At the end of 2017, the Google Primer team contacted Google’s Central Accessibility team. They wanted feedback on the accessibility of their app—but also input on whether it was useful for people with disabilities. This kicked off a larger conversation. The Primer app is used by business owners, startups and marketers to learn new business and marketing skills. As the two teams discussed, they wondered, “What if we don’t just improve the accessibility of our own app, but also create brand new lessons in Primer to teach businesses and app developers how to build their websites and apps with accessibility in mind?” Building products that don’t consider a diverse range of needs could mean missing a substantial group of potential users and customers. For business owners particularly, it’s not just the right thing to do, it’s also good for business.
Fast forward to this May, when Google Primer introduced a new version of the app, designed to be more accessible and usable for people with disabilities. At the same time, they launched new accessibility lessons to help others do the same. These lessons have been used by business owners, developers, and marketers around the world to learn how to better serve their customers with disabilities.
This kind of partnership is at the heart of the work the Central Accessibility Team does to make Google’s products more accessible to the more than 1 billion people in the world living with a disability. Making accessibility a core consideration from the earliest stage of product design results in better outcomes that improve lives. And as we mark Disability Awareness Month we’re shining a spotlight on this team and other accessibility efforts across Google.
The Central Accessibility Team spans many roles: software engineers, product and program managers, user experience designers and researchers, testers and others. Like many teams across Google, we have team members with and without disabilities. Our work covers a diverse set of areas including:
Providing guidance:We offer advice and training to all Google product teams on how to incorporate accessibility into how we design, build, and test our products.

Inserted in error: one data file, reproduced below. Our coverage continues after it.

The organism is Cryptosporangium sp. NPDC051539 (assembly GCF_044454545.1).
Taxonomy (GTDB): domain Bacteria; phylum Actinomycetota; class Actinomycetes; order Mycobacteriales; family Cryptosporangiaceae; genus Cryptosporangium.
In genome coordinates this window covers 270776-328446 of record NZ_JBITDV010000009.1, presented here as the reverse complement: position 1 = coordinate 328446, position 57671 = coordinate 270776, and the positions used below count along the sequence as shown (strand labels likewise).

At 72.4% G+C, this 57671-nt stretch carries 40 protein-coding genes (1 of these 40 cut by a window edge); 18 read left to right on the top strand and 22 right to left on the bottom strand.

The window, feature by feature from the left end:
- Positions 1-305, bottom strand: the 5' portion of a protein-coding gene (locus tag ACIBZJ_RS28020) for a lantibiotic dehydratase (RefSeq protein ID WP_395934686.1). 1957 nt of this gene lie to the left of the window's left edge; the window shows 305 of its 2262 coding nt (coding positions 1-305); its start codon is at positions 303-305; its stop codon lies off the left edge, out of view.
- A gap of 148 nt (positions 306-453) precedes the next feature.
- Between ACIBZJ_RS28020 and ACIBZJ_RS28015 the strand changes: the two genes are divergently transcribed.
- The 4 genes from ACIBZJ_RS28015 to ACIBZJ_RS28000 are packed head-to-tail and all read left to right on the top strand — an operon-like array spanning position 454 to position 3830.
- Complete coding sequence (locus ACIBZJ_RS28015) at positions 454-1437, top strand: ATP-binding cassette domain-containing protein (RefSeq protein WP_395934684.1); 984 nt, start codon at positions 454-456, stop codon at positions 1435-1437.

Incorporating accessibility:We include accessibility into software development platforms and guidelines, such as our Android Accessibility Developer Docs.
Building better products:We build automated testing and analysis tools that Google product teams (and external developers!) can use to check for common accessibility issues, and we also build products directly for end users with disabilities. As part of this we hope to empower Google’s teams to be champions of accessibility (as with Primer), and even potentially inspire third parties.
- Listening to our community:We invite people to participate in user research in order to develop a deeper understanding on how usable our products are and ways to improve them. We also partner with organizations outside of Google to collaborate on joint initiatives and user training.
Some examples of our work across the company include captioning over 1 billion YouTube videos, building an out-of-the-box screen reader for Chrome (ChromeVox), developing a suite of accessibility tools for Android and many more.
More recently, we’ve announced Lookout, an app to help people who are blind learn about their surroundings. Voice Access is a new accessibility service for Android that lets you use your Android device without touching the screen. We’ve also introduced a dedicated Disability Support team available to help answer questions about assistive features and functionalities within Google products.
Accessibility is a wider field than you might think—it’s not just for people with permanent disabilities. We also need to consider people who have a temporary impairment, for example, a broken leg and have difficulty getting around, or people who are doing everyday things like driving a car or holding groceries in both hands and need to perform a task.
And let’s not forget that products created for accessibility have the potential to become useful for everyone. Inventions like the typewriter, books on tape, closed captions, voice-enabled TV and voice controls were all initially meant to focus on people with a disability, and found a much broader use case. This goes to show that the accessibility problems of today can lead to the technology breakthroughs of tomorrow.
The Central Accessibility team is passionate about Google’s products and driven by the thought of a world made for everyone, without limits or barriers. But at Google, accessibility is everyone’s responsibility. And to see how we’re living up to that responsibility, stay tuned for more insights and news over the coming month.